Bill C-262: The ‘first true test’ of Canada’s nation-to-nation commitment

Bill C-262: The ‘first true test’ of Canada’s nation-to-nation commitment

NDP MP Romeo Saganash speaks with the media in the Foyer of the House of Commons on Parliament Hill Monday January 28, 2013 in Ottawa / House of Commons Photographer
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, Northern Public Affairs 
April 29, 2016

April 21, 2016 proved to be an important day for the recently concluded Truth and Reconciliation Commission (TRC). In the House of Commons, Romeo Saganash, Member of Parliament for the Western Quebec riding of Abitibi–Baie-James–Nunavik–Eeyou, tabled a piece of legislation calling for the implementation of one of the key calls to action from the TRC: the adoption of the United Nations Declaration on the Rights of Indigenous Peoples (UNDRIP) into Canadian law.

Saganash’s Bill C-262, as it is called, has the potential to revolutionize the way that government and private sector organizations would interact with Indigenous Peoples in Canada. The adoption and implementation of UNDRIP would provide a legislative framework for how the future relationship between Indigenous Peoples and the Canadian government would function. Not only would the bill impact First Nations, Métis, and Inuit relations under the relatively new Liberal government, but it would ensure a lasting legacy that could not be easily overturned by subsequent governments.

For Saganash, the tabling of Bill C-262 represents his being able to finally “complete the circle.” The Member of Parliament has a long history of working towards a renewed nation-to-nation relationship between the Canadian government and Indigenous Peoples. After extensive work with The Grand Council of the Crees, Saganash spent 24 years working on the creation of the UN Declaration, from 1984 to its 2007 adoption by the UN General Assembly. Since 2011, he has served with the New Democratic Party (NDP), and has already tried to pass the similar Bill C-641 in the House of Commons. Despite the previous Conservative government’s superficial “endorsement” of UNDRIP, Saganash’s bill failed to acquire the proper endorsement for it to pass second reading. The more recent bill has the potential to fare better; in Prime Minister Justin Trudeau’s Mandate Letter to the new Minister of Indigenous and Northern Affairs, he considers the implementation of the UN Declaration to be a “priority.” When asked about the tabling of his new piece of legislation, Saganash noted that this would be the “first true test” of how seriously committed the Liberals are in achieving a renewed nation-to-nation relationship.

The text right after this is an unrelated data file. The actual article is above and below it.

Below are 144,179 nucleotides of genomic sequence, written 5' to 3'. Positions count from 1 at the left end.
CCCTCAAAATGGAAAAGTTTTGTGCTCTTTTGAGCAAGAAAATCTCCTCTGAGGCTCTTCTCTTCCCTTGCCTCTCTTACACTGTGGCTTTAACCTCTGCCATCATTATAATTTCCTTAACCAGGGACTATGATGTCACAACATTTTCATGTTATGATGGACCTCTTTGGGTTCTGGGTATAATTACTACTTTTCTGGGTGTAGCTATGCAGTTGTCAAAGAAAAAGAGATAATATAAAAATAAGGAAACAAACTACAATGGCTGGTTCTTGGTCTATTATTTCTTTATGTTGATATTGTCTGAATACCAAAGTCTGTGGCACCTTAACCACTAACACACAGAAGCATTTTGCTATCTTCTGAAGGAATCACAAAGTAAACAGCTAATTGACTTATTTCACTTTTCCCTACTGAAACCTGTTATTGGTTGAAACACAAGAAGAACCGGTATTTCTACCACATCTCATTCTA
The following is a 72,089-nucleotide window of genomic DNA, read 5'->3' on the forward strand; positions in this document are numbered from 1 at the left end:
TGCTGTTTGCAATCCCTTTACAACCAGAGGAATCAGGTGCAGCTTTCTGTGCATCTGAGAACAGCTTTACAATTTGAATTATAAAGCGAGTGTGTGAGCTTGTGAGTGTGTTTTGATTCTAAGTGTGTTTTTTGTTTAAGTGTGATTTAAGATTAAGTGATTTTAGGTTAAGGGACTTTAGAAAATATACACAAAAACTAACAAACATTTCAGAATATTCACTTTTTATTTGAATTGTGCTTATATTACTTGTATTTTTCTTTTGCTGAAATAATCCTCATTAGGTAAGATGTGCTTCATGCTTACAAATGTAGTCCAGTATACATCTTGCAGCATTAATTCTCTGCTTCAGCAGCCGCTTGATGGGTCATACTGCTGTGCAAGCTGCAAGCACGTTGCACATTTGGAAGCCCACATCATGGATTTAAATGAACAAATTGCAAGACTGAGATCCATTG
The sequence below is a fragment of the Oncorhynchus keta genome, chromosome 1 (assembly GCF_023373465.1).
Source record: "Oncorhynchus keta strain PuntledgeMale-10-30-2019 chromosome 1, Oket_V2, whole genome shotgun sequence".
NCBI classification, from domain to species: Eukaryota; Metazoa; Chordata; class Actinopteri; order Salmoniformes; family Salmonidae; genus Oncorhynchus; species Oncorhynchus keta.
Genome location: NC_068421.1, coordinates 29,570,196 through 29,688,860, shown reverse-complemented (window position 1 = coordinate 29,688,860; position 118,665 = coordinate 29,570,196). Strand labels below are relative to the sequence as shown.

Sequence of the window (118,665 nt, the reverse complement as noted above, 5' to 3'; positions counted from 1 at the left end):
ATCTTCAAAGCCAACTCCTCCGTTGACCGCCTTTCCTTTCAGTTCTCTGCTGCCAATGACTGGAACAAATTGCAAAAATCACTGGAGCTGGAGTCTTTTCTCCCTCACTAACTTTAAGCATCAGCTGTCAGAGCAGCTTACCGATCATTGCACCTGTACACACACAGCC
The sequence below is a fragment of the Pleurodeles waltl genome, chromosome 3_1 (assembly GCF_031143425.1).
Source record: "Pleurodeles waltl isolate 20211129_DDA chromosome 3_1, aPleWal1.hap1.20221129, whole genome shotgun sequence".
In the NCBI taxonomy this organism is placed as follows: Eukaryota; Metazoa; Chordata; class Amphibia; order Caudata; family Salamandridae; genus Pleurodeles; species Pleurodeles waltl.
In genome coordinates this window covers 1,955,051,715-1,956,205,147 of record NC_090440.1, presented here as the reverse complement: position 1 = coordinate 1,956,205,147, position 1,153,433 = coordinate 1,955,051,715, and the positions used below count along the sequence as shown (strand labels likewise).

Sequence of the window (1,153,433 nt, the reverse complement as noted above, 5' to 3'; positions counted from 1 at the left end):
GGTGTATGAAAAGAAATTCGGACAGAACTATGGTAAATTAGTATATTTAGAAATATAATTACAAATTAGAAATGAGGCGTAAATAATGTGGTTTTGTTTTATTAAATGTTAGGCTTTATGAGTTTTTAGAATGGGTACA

Among the fundamental principles of UNDRIP is its repeated insistence on Indigenous Peoples’ right to free, prior and informed consent (FPIC) on any project that would directly affect their communities. While this right would extend to any administrative and legislative decisions that would affect Indigenous communities, the adoption of Saganash’s bill and the implementation of FPIC mechanisms would force non-Indigenous industry and government to higher standards when consulting with, and accommodating for, the wishes of Indigenous communities. Particularly for communities who are dealing with Canada’s many ongoing projects of resource extraction and transportation, the signing of FPIC legislation could be a means for Indigenous Peoples to access more equitable terms and more active involvement. Of course, for many communities that face the risk of extreme environmental degradation in their communities as a result of such resource projects – for instance, the dozens of Indigenous communities across British Columbia and Alberta whose watersheds will feature newly built pipelines from the tar sands over the coming decades – some may opt to exercise their FPIC right to say no.

While the bill still has a long way to go before it comes to fruition, Saganash has made one thing clear about how Articles 19 and 32 of UNDRIP – which deal with the duty to obtain free, prior and informed consent from Indigenous Peoples – would be enacted. Before providing any sort of specifics, such a bill would require extensive consultations with both Indigenous and non-Indigenous people to ensure that the bill would be just in its application. While this bill seeks to put power back into Indigenous hands, and works to undo some of the colonial injustices of the past centuries of the Canadian government’s treatment of Indigenous Peoples, Saganash explained that he is deeply committed to a harmonious relationship between Indigenous and non-Indigenous people, both in his riding and across the country. The bill, Saganash explained, would bring Canada in line both with international standards and its domestic duties with respect to the recent TRC proceedings.

Saganash will be travelling across the country to a variety of public information events about Bill C-262 over the course of the spring and summer. More details can be found on his website.

This article was originally published at Northern Public Affairs. It has been re-published at IC with permission.

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